The heart is akin to the grave, hence the Prophet (peace and blessings of Allaah be upon him) said, when he missed ‘Asr on the day of al-Khandaq: “May Allaah fill their hearts and graves with fire.” And Allaah differentiated between them (graves and hearts) in the aayah (interpretation of the meaning):
“Knows he not that when the contents of the graves are poured forth (all mankind is resurrected)?
And that which is in the hearts (of men) shall be made known?”
This is just to explain that this could happen.
We cannot say that the blessing or torment that the dead experience is like that which a sleeper experiences when he dreams, rather that blessing or torment is more complete and more far-reaching; it is a real blessing and a real torment. But this example is given to show that this is possible. If someone were to say that the dead person does not move in his grave, and the soil does not change, and so on, this matter may be explained in more detail, but that would take too long to explain here. And Allaah knows best. May Allaah bless our Prophet Muhammad and his family and companions.
(Majmoo’ al-Fataawa, 4/275, 276)
And Allaah knows best
Sheikh Muhammed Salih Al-Munajjid (www.islam-qa.com)
Posted 04 October 2003 - 01:54 PM
Is there anything in Islam to explain the soul’s connection to the body?
Praise be to Allaah.
Ibn al-Qayyim (may Allaah have mercy on him) said:
The soul (al-rooh) is connected to the body in five different ways, to which different rules apply.
Its connection to the body as a foetus in his mother’s womb.
Its connection to the body after a person is born.
Its connection to the body when a person is asleep, when the soul is connected in one way and separated from it in another way.
Its connection to the body in al-Barzakh (the period between a person's death and the Day of Resurrection), when it has departed from the body and separated from it, but is not separated completely in such a way that there is no connection at all. We have mentioned at the beginning of this reply that there are ahaadeeth and reports which indicate that the soul is returned to the body when somebody sends the greeting of salaam to a deceased person. This returning is of a special nature which does not mean that the life is restored to the body before the Day of Resurrection.
Its connection to the body on the Day when bodies will be resurrected. This is the most perfect type of connection to the body, and has no comparison to the previous types, because after that the body will never die, sleep or have anything wrong with it.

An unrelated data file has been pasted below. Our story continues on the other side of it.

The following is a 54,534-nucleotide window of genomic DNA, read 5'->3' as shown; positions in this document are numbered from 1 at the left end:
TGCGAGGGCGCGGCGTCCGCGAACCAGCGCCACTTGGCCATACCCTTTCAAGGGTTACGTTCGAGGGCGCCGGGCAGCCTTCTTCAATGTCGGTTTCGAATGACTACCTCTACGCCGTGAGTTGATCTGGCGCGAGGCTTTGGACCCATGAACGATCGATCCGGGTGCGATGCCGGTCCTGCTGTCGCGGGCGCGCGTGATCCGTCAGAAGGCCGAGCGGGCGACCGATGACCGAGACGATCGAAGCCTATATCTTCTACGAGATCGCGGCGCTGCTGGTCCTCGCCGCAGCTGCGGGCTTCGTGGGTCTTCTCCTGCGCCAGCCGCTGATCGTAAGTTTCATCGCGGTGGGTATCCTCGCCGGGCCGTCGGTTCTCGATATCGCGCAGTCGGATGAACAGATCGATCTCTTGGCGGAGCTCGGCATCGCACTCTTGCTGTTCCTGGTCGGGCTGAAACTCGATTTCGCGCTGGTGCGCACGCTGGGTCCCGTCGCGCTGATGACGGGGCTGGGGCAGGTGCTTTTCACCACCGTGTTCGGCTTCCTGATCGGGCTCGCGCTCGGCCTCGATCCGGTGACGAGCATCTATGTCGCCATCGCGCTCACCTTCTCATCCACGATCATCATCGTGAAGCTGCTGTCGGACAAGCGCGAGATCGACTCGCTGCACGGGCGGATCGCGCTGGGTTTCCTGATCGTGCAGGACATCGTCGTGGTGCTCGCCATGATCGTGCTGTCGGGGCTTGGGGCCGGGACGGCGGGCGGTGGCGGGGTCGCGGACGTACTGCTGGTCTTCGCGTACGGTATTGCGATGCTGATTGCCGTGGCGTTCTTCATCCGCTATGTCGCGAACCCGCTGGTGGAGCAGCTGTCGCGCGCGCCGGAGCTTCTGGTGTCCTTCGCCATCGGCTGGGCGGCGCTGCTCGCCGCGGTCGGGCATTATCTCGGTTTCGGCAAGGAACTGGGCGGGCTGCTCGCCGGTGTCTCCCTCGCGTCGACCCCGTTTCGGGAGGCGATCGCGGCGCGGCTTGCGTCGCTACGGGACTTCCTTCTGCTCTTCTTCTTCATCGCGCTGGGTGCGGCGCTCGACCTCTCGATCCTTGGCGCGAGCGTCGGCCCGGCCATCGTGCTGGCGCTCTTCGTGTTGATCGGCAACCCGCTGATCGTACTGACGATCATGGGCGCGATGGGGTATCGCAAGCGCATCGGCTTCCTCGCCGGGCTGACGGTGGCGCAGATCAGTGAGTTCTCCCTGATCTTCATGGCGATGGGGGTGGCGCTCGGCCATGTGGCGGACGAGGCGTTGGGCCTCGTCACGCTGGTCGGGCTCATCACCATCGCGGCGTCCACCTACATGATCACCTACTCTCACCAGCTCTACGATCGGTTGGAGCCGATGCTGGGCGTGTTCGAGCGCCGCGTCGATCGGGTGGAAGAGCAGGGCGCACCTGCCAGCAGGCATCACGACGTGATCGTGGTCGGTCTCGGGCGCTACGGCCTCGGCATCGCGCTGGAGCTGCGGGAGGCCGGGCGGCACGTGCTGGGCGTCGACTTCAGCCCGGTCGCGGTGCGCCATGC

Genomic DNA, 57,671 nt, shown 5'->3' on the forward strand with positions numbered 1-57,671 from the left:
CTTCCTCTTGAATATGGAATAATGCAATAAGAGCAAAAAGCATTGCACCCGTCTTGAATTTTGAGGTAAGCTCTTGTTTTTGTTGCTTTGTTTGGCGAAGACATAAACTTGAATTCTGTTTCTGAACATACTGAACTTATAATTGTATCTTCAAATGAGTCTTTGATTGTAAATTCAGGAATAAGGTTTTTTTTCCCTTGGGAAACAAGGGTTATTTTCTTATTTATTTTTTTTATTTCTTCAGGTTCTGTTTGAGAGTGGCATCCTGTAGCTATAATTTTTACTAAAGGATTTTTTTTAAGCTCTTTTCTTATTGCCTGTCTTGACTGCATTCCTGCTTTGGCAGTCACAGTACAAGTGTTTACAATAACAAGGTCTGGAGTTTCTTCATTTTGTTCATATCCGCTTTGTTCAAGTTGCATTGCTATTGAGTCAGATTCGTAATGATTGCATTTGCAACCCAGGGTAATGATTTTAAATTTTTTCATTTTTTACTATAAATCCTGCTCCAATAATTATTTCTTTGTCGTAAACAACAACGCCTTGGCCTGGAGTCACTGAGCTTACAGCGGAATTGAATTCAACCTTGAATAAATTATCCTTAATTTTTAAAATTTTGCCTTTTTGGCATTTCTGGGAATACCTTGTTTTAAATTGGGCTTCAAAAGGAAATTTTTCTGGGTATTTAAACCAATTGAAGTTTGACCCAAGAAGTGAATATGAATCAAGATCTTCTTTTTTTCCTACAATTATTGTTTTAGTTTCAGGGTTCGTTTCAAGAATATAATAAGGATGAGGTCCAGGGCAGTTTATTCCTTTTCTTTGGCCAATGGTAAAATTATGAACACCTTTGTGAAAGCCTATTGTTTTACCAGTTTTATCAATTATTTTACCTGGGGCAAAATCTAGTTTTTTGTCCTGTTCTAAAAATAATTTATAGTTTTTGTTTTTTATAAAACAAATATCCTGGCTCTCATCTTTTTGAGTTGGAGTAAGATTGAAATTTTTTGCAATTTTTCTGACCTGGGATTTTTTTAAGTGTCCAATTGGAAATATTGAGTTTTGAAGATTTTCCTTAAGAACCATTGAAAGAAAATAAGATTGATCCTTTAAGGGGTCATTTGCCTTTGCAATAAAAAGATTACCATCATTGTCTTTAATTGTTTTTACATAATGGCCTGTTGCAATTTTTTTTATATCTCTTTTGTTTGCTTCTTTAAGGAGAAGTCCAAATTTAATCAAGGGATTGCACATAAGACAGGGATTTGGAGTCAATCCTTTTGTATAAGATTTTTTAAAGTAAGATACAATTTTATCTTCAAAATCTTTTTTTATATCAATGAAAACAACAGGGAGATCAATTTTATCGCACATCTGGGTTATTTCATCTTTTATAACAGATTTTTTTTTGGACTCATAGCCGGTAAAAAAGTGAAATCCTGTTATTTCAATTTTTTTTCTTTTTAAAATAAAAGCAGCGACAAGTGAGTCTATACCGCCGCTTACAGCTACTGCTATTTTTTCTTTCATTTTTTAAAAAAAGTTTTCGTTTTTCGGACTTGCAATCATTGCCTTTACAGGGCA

When a person is asleep, his soul is in his body and he is alive, although his being alive is not the same as that of a person who is awake, for sleep is comparable to death. Similarly, when a dead person's soul is returned to his body (when the greeting is sent upon him), he is in a state between one who is alive and one who is dead, whose soul is not restored to his body. This is like the case of a sleeping person who is in a state between life and death. We hope that this will dispel a lot of your confusion.
Kitaab al-Rooh, 44. (www.islam-qa.com)
Posted 04 October 2003 - 02:02 PM
What is Barzakh? Please explain in details. also I would like to know what kind of punishment is there on which sins?
Praise be to Allaah.
What is meant by al-barzakh is the period between a person's death and his resurrection on the Day of Resurrection. Whoever dies as a Muslim, obeying Allaah, will be in a blessed state, and whoever dies as a kaafir, disobeying Allaah, will be punished. Allaah says (interpretation of the meaning);
“The Fire, they are exposed to it, morning and afternoon. And on the Day when the Hour will be established (it will be said to the angels): ‘Cause Fir‘aun’s (Pharaoh) people to enter the severest torment!’”
The punishments vary according to the sins committed. A hadeeth was narrated in Saheeh al-Bukhaari which describes the torments of al-barzakh which will befall some of those who committed major sins. It was narrated that Samurah ibn Jundub (may Allaah be pleased with him) said that the Messenger of Allaah (peace and blessings of Allaah be upon him) often used to ask his companions, ‘Did any one of you see a dream?’ So dreams would be described to him by those who Allaah willed should speak. One morning, the Prophet (peace and blessings of Allaah be upon him) said: